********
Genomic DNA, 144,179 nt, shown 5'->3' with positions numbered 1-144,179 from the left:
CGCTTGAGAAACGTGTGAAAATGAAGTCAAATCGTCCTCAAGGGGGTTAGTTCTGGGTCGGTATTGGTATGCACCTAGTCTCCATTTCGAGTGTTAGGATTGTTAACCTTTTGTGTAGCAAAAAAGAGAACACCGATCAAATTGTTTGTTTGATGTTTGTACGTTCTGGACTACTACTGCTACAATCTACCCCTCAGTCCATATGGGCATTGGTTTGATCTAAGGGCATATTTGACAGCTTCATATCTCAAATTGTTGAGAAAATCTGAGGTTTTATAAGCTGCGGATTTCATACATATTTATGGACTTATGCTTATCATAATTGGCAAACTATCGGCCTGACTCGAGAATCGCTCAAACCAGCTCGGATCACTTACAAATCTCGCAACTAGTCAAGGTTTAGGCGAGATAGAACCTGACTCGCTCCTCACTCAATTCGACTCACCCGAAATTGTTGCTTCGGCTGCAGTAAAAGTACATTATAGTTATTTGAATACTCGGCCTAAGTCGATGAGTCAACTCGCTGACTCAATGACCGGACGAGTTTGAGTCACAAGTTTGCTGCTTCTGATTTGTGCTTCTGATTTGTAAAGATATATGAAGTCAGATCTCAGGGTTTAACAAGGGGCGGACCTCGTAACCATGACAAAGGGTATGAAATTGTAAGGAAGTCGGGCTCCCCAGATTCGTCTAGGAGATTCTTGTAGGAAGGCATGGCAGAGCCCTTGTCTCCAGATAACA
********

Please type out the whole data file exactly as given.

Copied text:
Genomic DNA, 144,179 nt, shown 5'->3' with positions numbered 1-144,179 from the left:
CGCTTGAGAAACGTGTGAAAATGAAGTCAAATCGTCCTCAAGGGGGTTAGTTCTGGGTCGGTATTGGTATGCACCTAGTCTCCATTTCGAGTGTTAGGATTGTTAACCTTTTGTGTAGCAAAAAAGAGAACACCGATCAAATTGTTTGTTTGATGTTTGTACGTTCTGGACTACTACTGCTACAATCTACCCCTCAGTCCATATGGGCATTGGTTTGATCTAAGGGCATATTTGACAGCTTCATATCTCAAATTGTTGAGAAAATCTGAGGTTTTATAAGCTGCGGATTTCATACATATTTATGGACTTATGCTTATCATAATTGGCAAACTATCGGCCTGACTCGAGAATCGCTCAAACCAGCTCGGATCACTTACAAATCTCGCAACTAGTCAAGGTTTAGGCGAGATAGAACCTGACTCGCTCCTCACTCAATTCGACTCACCCGAAATTGTTGCTTCGGCTGCAGTAAAAGTACATTATAGTTATTTGAATACTCGGCCTAAGTCGATGAGTCAACTCGCTGACTCAATGACCGGACGAGTTTGAGTCACAAGTTTGCTGCTTCTGATTTGTGCTTCTGATTTGTAAAGATATATGAAGTCAGATCTCAGGGTTTAACAAGGGGCGGACCTCGTAACCATGACAAAGGGTATGAAATTGTAAGGAAGTCGGGCTCCCCAGATTCGTCTAGGAGATTCTTGTAGGAAGGCATGGCAGAGCCCTTGTCTCCAGATAACA